Mon          Tue           Wed         Thur          Fri
8:30-9:20              Religion       Off          French         PE          Math
9:20-10:10            Science      English       Math          PE           Geo
10:25-11:15          English         PE            Off         Science       Rel
11:15-12:05           Drama         PE          French       English       PE
12:05-12:50            Off           English      Done         Math        Drama
12:50-1:30            Lunch        Lunch        Done         Done       Lunch
1:30-2:20               Geo          Science      Done         Done          PE
2:20-3:10              French        History       Done        Done         Math
3:10-4                   French        History       Done        Done         Done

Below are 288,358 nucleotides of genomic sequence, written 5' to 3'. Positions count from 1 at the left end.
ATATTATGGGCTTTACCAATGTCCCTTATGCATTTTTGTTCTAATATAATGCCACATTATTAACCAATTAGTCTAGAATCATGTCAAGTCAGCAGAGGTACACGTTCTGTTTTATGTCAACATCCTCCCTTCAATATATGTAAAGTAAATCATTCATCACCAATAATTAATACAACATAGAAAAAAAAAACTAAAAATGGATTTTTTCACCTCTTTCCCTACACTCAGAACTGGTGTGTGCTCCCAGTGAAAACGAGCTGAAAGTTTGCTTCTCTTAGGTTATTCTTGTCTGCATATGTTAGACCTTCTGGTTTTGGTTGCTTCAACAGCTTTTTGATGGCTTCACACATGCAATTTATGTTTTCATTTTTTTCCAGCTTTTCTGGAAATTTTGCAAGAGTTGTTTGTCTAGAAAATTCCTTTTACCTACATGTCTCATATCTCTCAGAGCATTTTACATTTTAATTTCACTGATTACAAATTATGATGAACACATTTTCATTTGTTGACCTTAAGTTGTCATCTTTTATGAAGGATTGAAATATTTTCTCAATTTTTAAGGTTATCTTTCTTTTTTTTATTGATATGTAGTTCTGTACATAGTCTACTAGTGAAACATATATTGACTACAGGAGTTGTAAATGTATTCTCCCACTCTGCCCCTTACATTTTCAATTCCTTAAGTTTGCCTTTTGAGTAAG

So sometimes we will have double hours, like I have with PE, French, and History this week. Other times, I will have the same class twice in one day (like Friday with Math and PE) but at completely different hours. You can leave campus on Tuesday's and Thursday's for lunch, but there is this massive hill you have to climb to get back to school so not many people do. For off hours, you can go into this room and study but absolutely no talking, or you can go outside and chill. If you want to use the computer lab, you have to find a teacher on their off hour to supervise you. Long lunches are the best, because all the elementary schoolers and middle schoolers are trying to eat at the same time, and it is chaotic.  On Thursdays they serve fries, but every other day they have pasta with ham and cheese (the equivalent to chicken alfredo in the US) or Bolognese. You can also buy a sandwich for 2 euros that is HUGE with french bread and it is delicious. You can also buy any type of soda you want. At my school in the US, they weren't allowed to sell pop during school hours.